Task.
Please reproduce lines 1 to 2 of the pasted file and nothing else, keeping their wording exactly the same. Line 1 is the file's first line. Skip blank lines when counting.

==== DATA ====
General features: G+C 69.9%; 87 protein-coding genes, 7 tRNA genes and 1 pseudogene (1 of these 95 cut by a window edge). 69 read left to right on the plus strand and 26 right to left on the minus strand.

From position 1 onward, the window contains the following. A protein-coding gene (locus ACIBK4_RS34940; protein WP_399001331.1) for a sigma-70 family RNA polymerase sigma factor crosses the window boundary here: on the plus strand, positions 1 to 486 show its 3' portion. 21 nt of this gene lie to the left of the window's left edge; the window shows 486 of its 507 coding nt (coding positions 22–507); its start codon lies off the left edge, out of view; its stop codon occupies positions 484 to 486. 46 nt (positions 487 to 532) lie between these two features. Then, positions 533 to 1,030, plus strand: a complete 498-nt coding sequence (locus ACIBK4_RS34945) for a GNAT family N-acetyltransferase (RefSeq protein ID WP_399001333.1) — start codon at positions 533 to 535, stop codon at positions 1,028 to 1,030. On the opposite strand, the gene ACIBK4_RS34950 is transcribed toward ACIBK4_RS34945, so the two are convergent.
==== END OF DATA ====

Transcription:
General features: G+C 69.9%; 87 protein-coding genes, 7 tRNA genes and 1 pseudogene (1 of these 95 cut by a window edge). 69 read left to right on the plus strand and 26 right to left on the minus strand.

From position 1 onward, the window contains the following. A protein-coding gene (locus ACIBK4_RS34940; protein WP_399001331.1) for a sigma-70 family RNA polymerase sigma factor crosses the window boundary here: on the plus strand, positions 1 to 486 show its 3' portion. 21 nt of this gene lie to the left of the window's left edge; the window shows 486 of its 507 coding nt (coding positions 22–507); its start codon lies off the left edge, out of view; its stop codon occupies positions 484 to 486. 46 nt (positions 487 to 532) lie between these two features. Then, positions 533 to 1,030, plus strand: a complete 498-nt coding sequence (locus ACIBK4_RS34945) for a GNAT family N-acetyltransferase (RefSeq protein ID WP_399001333.1) — start codon at positions 533 to 535, stop codon at positions 1,028 to 1,030. On the opposite strand, the gene ACIBK4_RS34950 is transcribed toward ACIBK4_RS34945, so the two are convergent.